The Pandorica Opens / The Big Bang

* That’s a hell of an opening sequence, bringing together pretty much every major guest character from the series so far. Well, almost – if you were James Cordon or Meera Syal, you’d have to take it personally. It’s a new twist on the way the finale sits with the rest of the series – as well as there being seeds of the finale dotted throughout the preceeding episodes, bits of preceeding episodes are dotted throughout the finale. It makes the whole thing feel like it’s all been one big story – Series 5 is one long and varied chapter in The Doctor’s life, rather than several smaller ones.

* River Song Timeline Watch: The Weeping Angels story hasn’t happened to River yet. Is the implication that we’re following River’s story in exact reverse chronological order? That would be the easiest interpretation to follow, but hold on – she doesn’t seem to know who Rory is, so this can’t take place after any of her Series 6 or 7 stories. Unless she’s just pretending to not know Rory, in order to avoid any spoiler-related faux pas. Oh, I’m only three River stories in and I’ve gone cross-eyed.

* I really like the way the Cybermen are used here, like creatures in a horror flick. There’s the disembodied head scuttling about on spidery tentacles, then the skull falling out of the helmet, then the headless ghost coming to attack. Despite how unusual a Cyberman appearance this is, it’s the most effective they’ve been in the revival so far, and the skull is the closest they’ll come to nailing the body horror until they give up and bring back the Mondasians.

* Rory’s back. Hooray! I couldn’t quite remember all the details of how it happens, and considered the possibility that he’d remain an Auton for the rest of his life. That would have been great – The Doctor having a companion that’s ostensibly human in pretty much all respects, except that his hand can turn into a gun. And he might accidentally kill his wife when stressed.

* Quick status check at the end of the first part: The Doctor has been imprisoned by every monster he’s ever met, Amy has been reunited with Rory only for him to shoot her dead, River is trapped in an exploding TARDIS, and every star in every universe in every reality is going out, one-by-one. Yeah, that’s a pretty high-stakes cliffhanger.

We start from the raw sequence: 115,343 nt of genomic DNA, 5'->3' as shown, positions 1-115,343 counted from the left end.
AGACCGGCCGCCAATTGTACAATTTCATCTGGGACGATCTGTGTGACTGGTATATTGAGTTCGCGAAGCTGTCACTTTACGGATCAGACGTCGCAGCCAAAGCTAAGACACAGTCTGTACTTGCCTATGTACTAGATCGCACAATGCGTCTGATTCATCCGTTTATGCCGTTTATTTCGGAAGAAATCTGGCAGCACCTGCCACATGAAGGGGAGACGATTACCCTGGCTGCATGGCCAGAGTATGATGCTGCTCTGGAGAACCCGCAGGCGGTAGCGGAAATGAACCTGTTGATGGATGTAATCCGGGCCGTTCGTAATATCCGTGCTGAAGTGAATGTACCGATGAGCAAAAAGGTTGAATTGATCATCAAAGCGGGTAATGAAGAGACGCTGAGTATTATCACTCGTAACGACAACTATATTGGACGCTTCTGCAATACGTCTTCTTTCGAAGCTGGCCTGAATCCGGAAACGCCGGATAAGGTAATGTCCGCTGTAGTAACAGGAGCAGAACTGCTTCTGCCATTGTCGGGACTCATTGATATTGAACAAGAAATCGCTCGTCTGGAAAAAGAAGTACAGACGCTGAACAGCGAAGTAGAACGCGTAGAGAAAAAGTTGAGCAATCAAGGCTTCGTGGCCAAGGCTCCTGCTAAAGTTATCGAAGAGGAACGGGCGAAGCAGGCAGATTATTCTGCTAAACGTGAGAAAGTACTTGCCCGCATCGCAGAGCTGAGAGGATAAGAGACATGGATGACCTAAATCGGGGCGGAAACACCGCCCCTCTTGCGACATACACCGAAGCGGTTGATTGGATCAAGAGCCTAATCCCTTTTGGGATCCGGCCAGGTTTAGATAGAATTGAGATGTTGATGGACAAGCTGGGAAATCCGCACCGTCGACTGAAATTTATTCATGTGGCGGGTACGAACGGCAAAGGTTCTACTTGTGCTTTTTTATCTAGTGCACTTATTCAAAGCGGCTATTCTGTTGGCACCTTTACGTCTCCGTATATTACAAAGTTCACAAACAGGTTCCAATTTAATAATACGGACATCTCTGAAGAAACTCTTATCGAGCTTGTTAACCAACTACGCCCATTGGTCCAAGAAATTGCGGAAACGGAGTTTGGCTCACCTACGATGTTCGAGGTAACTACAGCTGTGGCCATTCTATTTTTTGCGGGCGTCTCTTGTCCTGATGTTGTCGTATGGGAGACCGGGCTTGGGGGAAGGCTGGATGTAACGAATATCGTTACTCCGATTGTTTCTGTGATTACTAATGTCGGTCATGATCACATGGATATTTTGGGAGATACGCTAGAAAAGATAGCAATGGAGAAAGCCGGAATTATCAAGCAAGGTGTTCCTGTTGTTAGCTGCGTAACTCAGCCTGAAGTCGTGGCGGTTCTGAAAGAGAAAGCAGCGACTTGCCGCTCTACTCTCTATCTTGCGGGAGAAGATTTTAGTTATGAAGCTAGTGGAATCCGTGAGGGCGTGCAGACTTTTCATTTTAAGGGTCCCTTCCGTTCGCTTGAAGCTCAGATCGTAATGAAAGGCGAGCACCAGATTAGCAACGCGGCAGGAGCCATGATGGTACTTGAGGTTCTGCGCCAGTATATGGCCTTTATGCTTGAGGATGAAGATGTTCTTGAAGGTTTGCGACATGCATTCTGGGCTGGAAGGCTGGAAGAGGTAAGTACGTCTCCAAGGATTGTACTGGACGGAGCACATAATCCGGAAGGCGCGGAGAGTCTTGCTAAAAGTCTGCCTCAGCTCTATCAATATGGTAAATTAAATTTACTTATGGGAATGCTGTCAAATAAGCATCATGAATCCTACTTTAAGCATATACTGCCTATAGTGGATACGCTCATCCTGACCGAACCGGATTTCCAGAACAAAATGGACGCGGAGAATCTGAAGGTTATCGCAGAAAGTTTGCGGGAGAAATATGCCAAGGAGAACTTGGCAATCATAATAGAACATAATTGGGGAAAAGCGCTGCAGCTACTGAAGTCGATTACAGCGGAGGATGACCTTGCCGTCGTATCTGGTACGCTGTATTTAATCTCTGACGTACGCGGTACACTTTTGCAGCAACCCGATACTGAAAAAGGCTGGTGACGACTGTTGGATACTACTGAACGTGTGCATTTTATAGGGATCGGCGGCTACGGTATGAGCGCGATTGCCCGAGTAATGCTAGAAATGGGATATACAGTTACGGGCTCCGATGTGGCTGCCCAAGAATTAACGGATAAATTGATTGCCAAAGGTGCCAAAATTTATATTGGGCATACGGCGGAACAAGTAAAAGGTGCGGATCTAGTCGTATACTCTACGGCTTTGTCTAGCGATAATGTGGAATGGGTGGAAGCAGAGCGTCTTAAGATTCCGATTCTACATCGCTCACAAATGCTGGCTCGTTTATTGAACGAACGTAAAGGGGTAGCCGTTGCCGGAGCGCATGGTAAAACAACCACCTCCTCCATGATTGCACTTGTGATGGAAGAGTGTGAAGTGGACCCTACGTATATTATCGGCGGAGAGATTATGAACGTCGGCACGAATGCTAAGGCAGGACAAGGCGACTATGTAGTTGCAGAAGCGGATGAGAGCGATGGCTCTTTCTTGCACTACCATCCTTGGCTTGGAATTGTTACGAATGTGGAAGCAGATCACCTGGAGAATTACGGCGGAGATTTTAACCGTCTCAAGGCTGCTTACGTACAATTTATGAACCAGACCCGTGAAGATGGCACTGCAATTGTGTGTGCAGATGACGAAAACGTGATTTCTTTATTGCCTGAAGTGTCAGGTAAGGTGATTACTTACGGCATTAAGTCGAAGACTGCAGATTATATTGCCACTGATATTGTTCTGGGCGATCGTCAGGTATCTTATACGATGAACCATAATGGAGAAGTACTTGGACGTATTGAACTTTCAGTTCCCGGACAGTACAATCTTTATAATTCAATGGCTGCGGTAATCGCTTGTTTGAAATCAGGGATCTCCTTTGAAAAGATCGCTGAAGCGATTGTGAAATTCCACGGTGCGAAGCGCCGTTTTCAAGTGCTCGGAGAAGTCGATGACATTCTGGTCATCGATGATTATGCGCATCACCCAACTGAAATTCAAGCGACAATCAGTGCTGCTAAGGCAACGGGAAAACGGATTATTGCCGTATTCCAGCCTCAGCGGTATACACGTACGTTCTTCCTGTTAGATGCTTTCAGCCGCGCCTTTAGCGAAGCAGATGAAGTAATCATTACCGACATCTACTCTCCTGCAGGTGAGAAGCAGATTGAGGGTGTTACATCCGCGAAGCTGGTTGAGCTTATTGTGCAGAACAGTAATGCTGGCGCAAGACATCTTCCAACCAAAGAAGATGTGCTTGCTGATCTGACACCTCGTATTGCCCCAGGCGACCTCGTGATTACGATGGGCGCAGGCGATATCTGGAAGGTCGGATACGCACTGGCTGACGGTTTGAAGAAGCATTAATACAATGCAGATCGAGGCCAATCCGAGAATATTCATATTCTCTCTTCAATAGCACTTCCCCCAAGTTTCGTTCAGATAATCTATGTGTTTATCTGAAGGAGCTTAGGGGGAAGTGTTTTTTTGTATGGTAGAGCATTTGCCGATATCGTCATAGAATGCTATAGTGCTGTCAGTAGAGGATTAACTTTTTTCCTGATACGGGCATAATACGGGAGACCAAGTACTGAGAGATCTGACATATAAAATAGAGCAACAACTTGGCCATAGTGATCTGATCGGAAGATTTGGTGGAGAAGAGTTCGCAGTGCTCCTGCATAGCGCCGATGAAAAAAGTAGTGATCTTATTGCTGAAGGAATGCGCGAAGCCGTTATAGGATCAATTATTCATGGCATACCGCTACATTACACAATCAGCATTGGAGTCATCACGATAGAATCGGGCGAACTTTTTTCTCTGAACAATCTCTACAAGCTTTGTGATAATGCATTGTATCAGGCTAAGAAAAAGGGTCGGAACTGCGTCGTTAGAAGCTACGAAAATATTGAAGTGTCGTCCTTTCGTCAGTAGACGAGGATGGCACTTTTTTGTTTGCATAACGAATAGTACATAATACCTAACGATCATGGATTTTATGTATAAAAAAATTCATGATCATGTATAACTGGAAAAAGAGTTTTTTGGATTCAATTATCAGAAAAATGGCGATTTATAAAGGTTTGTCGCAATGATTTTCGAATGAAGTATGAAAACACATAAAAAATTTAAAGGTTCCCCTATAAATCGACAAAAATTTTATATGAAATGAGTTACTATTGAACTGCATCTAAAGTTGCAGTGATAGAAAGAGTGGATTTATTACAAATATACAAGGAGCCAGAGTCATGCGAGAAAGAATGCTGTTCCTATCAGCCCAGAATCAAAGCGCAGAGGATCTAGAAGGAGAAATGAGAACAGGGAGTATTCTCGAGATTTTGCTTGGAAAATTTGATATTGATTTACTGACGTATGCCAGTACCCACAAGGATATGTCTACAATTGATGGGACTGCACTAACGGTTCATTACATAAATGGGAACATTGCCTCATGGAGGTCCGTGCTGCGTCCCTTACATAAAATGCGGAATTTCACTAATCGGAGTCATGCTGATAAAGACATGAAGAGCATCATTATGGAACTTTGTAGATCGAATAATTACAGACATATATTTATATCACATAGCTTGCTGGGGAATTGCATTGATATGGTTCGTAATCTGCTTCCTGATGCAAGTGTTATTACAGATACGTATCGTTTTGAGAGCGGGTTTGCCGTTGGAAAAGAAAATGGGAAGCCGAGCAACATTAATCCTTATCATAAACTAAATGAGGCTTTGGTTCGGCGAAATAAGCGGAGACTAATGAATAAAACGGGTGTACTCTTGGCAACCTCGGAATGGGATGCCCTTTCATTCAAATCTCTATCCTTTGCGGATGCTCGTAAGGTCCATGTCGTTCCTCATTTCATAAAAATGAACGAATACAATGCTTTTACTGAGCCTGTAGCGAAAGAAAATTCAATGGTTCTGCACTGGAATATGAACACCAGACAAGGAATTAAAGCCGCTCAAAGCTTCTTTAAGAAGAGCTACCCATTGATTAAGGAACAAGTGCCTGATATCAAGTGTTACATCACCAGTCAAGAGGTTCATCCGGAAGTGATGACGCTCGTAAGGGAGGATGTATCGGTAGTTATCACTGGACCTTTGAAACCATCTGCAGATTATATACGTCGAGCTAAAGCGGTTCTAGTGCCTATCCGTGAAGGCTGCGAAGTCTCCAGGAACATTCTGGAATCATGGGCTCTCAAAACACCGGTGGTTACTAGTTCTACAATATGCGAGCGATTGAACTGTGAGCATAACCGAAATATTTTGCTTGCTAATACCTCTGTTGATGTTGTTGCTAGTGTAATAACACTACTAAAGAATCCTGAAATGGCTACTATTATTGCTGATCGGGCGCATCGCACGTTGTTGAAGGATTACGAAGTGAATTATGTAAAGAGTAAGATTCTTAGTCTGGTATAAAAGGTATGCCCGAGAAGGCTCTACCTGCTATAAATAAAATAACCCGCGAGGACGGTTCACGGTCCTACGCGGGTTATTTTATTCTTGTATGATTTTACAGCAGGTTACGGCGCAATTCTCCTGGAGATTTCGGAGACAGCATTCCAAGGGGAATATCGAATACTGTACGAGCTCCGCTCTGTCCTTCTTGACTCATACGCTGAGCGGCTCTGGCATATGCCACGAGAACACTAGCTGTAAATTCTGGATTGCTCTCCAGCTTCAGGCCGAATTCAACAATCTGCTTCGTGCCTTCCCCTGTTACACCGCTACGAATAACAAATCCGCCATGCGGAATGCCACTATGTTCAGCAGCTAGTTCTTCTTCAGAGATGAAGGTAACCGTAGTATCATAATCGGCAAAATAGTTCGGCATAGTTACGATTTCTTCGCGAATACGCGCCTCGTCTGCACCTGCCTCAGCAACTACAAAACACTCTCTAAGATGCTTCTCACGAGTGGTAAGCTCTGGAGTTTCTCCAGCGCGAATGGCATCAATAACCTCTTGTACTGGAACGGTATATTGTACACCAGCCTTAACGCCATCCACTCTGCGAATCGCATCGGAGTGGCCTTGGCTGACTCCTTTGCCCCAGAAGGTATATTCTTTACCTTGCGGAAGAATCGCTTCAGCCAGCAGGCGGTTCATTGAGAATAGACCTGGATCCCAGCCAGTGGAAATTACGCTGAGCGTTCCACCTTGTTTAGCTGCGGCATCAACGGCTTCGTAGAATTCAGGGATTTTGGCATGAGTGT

* When things are this extreme, it makes me nervous, as it’s a big challenge to get out of situations like this in a satisfying way. Moffat handles this by once again tinkering with the format of a finale. It’s often the case that the first ep is largely one long set-up for the second ep, but here it feels more like two distinct stories. By not starting The Big Bang in the same time and place as The Pandorica Opens ended, it’s an indication that the answer to “how do they get out of that one?” is going to take the whole episode.

* It’s an answer that involves the return of young Amelia Pond, and she’s up against stone Daleks, which look a hell of a lot better than the New Paradigm bastards elsewhere in this series. We’re also introduced to The Doctor’s penchant for a fez, as part of a timey-wimey jigsaw puzzle of a plot, which sees the show once more channeling Bill & Ted-style time travel humour. This use of time travel as a story-telling device is something that would become a trademark of Moffat’s era, so it’s easy to forget how fresh, unusual and exciting it felt at the time.

* Inevitably, the ultimate conclusion to the story requires a little bit of what people like to refer to as a “reset button”, but there’s so much more it than that, and it avoids all the pitfalls that often make this term a pejorative one. Firstly, the show acknowledges exactly what it is – The Doctor is rebooting the universe, simple as that. Secondly, it’s not without its cost – The Doctor has to sacrifice his existence in order to make it happen, cleverly linking up with the rest of the series once more as he goes.